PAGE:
Actual functional roles involve errors, even dispositions to err. For example, in applying the word dog to candidate dogs, one will make errors, for example in mistaking coyotes for dogs (see Fodor 1987). This problem arises in one form or another for all naturalistic theories of truth and reference, but in the case of FRS it applies to erroneous inferences as well as to erroneous applications of words to things. Among all the conceptual connections of a symbol with other symbols, or (in the case of long-arm roles) with the world, which ones are correct and which ones are errors? One line of reply is to attempt to specify some sort of naturalistic idealization that specifies roles that abstract away from error, in the way that laws of free fall abstract away from friction.

FRS is often viewed as essentially holistic, but the FRS theorist does have the option of regarding some proper subset of the functional roles in which an expression participates as the ones that constitute its meaning. One natural and common view of what distinguishes the meaning-constitutive roles is that they are "analytic." Proponents of FRS are thus viewed as having to choose between accepting holism and accepting that this distinction between the analytic and synthetic is scientifically respectable, a claim that has been challenged by Quine. Indeed, Fodor and Lepore (1992) argue that, lacking an analytic/synthetic distinction, FRS is committed to semantic holism, regarding the meaning of any expression as depending on its inferential relations to every other expression in the language. This, they argue, amounts to the denial of a psychologically viable account of meaning.

Proponents of FRS can reply that the view is not committed to regarding what is meaning constitutive as analytic. In terms of our earlier two-factor account, they can, for example, regard the meaning-constitutive roles as those that are primitively compelling, or perhaps as ones that are explanatorily basic: they are the roles that explain other roles (see Horwich 1994). Another approach to accommodating holism with a psychologically viable account of meaning is to substitute close enough similarity of meaning for strict identity of meaning. That may be all we need for making sense of psychological generalizations, interpersonal comparisons, and the processes of reasoning and changing one's mind.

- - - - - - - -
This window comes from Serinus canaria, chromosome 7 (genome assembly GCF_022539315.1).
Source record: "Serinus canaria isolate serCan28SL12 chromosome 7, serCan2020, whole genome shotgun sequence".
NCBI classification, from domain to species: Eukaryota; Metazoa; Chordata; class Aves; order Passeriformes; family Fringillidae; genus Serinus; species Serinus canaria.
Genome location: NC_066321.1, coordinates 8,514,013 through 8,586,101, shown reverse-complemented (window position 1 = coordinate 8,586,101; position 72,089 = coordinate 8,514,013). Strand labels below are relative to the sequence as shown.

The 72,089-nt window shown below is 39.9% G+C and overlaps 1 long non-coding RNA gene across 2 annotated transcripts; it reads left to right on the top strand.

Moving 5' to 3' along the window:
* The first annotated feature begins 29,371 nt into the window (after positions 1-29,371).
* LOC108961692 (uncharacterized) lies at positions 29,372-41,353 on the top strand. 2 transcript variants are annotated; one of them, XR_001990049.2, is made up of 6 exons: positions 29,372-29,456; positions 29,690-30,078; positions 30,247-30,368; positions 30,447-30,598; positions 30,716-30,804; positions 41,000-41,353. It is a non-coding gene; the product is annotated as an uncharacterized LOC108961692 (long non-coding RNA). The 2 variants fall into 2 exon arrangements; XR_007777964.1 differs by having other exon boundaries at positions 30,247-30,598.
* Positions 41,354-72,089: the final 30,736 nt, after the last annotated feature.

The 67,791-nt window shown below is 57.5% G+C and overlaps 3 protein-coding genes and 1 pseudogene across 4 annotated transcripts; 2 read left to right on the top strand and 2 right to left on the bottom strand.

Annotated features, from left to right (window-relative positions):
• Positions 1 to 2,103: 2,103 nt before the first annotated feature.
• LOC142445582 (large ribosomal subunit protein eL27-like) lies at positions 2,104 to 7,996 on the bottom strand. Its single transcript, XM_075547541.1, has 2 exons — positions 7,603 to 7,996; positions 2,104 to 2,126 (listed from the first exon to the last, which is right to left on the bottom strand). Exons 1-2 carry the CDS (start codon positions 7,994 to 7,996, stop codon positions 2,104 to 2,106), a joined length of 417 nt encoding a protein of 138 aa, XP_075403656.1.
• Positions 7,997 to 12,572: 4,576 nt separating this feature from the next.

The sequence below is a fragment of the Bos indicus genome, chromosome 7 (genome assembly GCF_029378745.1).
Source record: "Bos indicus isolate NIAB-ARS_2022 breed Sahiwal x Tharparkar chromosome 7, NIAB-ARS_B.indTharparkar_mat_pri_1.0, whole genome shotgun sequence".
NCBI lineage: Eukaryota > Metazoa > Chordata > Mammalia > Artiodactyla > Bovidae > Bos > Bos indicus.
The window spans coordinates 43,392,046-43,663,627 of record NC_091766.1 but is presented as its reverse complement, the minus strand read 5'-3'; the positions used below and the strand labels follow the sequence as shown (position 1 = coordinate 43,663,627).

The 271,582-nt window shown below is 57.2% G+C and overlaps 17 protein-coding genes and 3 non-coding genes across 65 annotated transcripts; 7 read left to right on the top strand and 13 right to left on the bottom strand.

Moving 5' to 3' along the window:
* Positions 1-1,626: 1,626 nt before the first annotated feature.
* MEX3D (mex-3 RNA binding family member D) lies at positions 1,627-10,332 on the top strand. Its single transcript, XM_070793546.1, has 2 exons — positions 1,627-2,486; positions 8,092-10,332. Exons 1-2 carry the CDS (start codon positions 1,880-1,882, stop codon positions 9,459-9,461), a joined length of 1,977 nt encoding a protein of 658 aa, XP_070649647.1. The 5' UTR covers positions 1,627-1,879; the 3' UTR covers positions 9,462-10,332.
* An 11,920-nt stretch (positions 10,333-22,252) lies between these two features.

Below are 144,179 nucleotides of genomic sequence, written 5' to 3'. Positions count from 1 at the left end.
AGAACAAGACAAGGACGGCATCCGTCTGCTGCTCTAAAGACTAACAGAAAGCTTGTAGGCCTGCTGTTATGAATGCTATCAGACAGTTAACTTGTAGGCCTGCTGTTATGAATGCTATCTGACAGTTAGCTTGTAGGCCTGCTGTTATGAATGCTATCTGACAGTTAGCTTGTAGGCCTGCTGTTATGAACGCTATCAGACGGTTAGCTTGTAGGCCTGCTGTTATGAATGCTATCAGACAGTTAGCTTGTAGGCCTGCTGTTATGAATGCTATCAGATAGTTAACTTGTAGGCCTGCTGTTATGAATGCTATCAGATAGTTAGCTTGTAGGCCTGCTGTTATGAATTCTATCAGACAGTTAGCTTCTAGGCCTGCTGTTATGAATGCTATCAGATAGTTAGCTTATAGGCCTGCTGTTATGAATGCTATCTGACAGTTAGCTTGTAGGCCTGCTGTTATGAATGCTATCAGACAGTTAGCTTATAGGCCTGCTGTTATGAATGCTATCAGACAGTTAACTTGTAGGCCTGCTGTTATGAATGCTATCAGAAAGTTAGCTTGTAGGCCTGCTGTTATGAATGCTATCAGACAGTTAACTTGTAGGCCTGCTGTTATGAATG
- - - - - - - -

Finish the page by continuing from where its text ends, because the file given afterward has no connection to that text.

See also

Additional links

-- Ned Block


Block, N. (1987). Functional role and truth conditions. Proceedings of the Aristotelian Society LXI: 157-181.

Field, H. (1977). Logic, meaning and conceptual role. Journal of Philosophy 69:379-408.

Fodor, J., and E. LePore. (1992). Holism: A Shoppers' Guide. Oxford: Blackwell.

Harman, G. (1987). (Non-solipsistic) Conceptual Role Semantics. In E. Lepore, Ed., New Directions in Semantics. London: Academic Press.

Horwich, P. (1994). What it is like to be a deflationary theory of meaning. In E. Villanueva, Ed., Philosophical Issues 5: Truth and Rationality. Ridgeview, pp. 133-154.

White, S. (1982). Partial character and the language of thought. Pacific Philosophical Quarterly 63:347-365.

Further Readings

Block, N. (1986). Advertisement for a semantics for psychology. Midwest Studies in Philosophy 10.

Devitt, M. (1996). Coming to Our Senses. New York: Cambridge University Press.

Fodor, J. (1978). Tom Swift and his procedural grandmother. In Representations. Sussex: Harvester.

Fodor, J. (1987). Psychosemantics. Cambridge, MA: MIT Press.

Kripke, S. (1982). Wittgenstein: On Rules and Private Language. Oxford: Blackwell.

Johnson-Laird, P. (1977). Procedural Semantics. Cognition 5:189-214.

Loar, B. (1981). Mind and Meaning. Cambridge: Cambridge University Press.

McGinn, C. (1982). The structure of content. In A. Woodfield, Ed., Thought and Object. Oxford: Clarendon Press.

Miller, G., and P. Johnson-Laird. (1976). Language and Perception. Cambridge, MA: MIT Press.

Peacocke, C. (1992). A Theory of Concepts. Cambridge, MA: MIT Press.

Wittgenstein, L. (1953). The Philosophical Investigations. New York: Macmillan.

Woods, W. (1981). Procedural Semantics as a theory of meaning. In A. Joshi, B. Webber, and I. Sag, Eds., Elements of Discourse Understanding. Cambridge, MA: MIT Press.